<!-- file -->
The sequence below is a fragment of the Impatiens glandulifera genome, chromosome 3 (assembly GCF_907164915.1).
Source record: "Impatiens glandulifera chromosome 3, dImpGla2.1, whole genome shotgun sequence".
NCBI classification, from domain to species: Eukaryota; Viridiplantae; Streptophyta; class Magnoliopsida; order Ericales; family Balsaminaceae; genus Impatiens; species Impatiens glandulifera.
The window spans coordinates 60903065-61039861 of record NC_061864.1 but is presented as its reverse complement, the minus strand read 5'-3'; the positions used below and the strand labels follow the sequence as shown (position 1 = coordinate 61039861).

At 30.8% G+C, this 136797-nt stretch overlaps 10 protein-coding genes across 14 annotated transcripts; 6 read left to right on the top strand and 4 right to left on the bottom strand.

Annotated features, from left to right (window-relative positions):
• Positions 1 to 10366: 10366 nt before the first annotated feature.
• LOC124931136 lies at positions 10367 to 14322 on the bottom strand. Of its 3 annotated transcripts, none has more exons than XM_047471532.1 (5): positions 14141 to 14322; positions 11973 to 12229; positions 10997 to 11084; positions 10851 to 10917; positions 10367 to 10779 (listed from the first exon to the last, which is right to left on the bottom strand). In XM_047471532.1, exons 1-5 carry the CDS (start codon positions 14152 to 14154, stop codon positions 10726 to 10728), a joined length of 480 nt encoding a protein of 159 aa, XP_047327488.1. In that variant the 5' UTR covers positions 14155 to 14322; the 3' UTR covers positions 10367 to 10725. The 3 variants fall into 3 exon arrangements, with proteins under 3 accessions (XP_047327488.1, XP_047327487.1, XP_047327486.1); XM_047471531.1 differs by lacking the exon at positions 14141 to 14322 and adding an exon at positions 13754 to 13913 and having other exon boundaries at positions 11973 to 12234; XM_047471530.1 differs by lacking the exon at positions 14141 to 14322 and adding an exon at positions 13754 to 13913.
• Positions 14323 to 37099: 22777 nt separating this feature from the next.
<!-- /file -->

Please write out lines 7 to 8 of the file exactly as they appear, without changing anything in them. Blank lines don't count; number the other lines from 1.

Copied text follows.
• Positions 1 to 10366: 10366 nt before the first annotated feature.
• LOC124931136 lies at positions 10367 to 14322 on the bottom strand. Of its 3 annotated transcripts, none has more exons than XM_047471532.1 (5): positions 14141 to 14322; positions 11973 to 12229; positions 10997 to 11084; positions 10851 to 10917; positions 10367 to 10779 (listed from the first exon to the last, which is right to left on the bottom strand). In XM_047471532.1, exons 1-5 carry the CDS (start codon positions 14152 to 14154, stop codon positions 10726 to 10728), a joined length of 480 nt encoding a protein of 159 aa, XP_047327488.1. In that variant the 5' UTR covers positions 14155 to 14322; the 3' UTR covers positions 10367 to 10725. The 3 variants fall into 3 exon arrangements, with proteins under 3 accessions (XP_047327488.1, XP_047327487.1, XP_047327486.1); XM_047471531.1 differs by lacking the exon at positions 14141 to 14322 and adding an exon at positions 13754 to 13913 and having other exon boundaries at positions 11973 to 12234; XM_047471530.1 differs by lacking the exon at positions 14141 to 14322 and adding an exon at positions 13754 to 13913.